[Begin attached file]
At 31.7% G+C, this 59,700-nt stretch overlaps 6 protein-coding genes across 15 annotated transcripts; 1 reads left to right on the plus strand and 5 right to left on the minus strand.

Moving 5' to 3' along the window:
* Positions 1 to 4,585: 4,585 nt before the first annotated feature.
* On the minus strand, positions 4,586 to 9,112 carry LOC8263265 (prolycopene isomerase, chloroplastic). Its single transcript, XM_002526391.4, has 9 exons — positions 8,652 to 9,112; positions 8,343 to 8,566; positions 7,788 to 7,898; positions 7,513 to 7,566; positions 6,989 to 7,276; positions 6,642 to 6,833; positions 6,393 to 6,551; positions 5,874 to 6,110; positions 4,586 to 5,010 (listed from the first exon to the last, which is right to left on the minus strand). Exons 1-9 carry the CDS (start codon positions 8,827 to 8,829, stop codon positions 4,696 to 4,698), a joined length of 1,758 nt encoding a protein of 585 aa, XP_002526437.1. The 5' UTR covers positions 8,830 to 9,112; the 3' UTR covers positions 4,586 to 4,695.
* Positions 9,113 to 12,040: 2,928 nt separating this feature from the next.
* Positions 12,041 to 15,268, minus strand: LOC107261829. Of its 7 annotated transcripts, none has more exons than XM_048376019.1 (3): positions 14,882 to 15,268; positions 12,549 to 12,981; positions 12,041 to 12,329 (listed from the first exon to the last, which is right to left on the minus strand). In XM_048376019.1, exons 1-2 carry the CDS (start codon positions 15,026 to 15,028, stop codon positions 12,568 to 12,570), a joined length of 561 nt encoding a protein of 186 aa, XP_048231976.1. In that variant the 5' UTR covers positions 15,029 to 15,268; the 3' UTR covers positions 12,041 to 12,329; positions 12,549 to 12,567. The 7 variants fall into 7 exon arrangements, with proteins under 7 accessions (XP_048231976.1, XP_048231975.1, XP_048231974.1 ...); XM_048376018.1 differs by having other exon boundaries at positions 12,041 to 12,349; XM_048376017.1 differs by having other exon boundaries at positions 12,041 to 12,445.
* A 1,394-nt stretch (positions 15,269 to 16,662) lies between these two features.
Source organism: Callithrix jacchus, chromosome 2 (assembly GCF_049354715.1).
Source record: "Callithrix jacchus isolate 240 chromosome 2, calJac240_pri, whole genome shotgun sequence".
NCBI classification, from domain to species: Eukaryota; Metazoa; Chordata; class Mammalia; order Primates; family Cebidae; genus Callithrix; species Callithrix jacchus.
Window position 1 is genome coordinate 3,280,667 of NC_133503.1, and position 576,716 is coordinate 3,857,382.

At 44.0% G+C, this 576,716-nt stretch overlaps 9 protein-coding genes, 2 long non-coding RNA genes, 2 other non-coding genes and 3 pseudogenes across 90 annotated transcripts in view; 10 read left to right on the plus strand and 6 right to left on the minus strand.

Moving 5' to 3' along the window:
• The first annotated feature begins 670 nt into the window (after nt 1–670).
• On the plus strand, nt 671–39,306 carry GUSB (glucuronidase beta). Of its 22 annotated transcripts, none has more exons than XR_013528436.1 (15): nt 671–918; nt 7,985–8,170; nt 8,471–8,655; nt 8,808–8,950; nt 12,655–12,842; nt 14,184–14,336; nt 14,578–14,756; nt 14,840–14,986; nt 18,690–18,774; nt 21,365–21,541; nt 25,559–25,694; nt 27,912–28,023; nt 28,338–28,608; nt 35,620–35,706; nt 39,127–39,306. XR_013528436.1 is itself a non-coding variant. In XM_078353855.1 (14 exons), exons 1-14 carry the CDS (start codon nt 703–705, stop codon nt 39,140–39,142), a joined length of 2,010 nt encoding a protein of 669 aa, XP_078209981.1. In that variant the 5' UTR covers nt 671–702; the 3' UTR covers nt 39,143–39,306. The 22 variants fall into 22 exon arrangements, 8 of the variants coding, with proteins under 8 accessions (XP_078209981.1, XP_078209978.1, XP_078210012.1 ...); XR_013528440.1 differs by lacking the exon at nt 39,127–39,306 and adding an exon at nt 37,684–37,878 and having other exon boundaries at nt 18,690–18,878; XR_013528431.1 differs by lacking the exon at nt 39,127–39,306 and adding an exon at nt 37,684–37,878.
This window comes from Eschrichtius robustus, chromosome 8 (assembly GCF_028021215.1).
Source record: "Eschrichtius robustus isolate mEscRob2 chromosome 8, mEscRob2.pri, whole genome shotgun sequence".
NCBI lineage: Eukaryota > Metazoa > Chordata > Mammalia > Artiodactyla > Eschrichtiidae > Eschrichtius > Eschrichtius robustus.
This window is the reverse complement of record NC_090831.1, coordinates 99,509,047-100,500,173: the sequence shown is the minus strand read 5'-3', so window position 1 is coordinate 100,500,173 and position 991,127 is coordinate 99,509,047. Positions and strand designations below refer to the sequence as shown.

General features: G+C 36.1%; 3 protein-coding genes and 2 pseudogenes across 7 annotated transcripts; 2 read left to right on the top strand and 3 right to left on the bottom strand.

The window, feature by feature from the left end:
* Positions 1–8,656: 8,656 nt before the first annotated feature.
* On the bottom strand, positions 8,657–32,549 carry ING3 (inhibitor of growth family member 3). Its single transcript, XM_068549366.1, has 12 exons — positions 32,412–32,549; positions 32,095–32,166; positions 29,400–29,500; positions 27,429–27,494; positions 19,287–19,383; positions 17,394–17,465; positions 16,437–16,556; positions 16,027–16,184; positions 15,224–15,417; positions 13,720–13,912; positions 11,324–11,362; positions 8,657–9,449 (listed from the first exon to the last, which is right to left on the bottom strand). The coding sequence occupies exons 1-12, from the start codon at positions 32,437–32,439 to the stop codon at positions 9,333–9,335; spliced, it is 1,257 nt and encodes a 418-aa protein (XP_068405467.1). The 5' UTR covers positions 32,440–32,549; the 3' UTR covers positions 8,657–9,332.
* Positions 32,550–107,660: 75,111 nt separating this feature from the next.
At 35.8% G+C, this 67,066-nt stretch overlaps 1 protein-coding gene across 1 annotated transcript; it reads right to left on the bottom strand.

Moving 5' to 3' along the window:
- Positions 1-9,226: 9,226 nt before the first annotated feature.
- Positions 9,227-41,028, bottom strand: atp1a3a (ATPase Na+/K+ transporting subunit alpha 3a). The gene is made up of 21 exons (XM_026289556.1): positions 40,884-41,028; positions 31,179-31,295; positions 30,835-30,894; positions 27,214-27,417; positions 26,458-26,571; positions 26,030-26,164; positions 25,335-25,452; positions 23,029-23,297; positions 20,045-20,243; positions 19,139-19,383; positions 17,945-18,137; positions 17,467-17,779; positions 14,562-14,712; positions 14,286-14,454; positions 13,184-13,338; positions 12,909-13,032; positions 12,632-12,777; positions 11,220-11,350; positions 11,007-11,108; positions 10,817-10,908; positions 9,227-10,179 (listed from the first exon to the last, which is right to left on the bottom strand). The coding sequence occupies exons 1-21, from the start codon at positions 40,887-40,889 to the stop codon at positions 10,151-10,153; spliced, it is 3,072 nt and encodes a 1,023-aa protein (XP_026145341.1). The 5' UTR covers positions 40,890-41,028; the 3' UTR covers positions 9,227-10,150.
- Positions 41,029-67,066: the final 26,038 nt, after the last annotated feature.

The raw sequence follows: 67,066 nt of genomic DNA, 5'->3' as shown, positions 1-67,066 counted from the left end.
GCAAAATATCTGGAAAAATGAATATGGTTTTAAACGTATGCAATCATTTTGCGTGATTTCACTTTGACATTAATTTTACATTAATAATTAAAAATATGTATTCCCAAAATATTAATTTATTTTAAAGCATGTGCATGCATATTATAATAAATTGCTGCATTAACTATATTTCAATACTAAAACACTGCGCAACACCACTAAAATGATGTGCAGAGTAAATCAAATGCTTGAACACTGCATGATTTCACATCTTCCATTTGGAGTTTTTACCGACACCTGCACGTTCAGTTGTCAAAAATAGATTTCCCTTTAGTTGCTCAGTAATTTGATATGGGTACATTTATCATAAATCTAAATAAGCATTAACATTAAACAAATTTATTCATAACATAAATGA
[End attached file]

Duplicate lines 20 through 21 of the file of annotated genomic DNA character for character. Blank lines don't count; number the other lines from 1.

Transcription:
General features: G+C 36.1%; 3 protein-coding genes and 2 pseudogenes across 7 annotated transcripts; 2 read left to right on the top strand and 3 right to left on the bottom strand.

The window, feature by feature from the left end: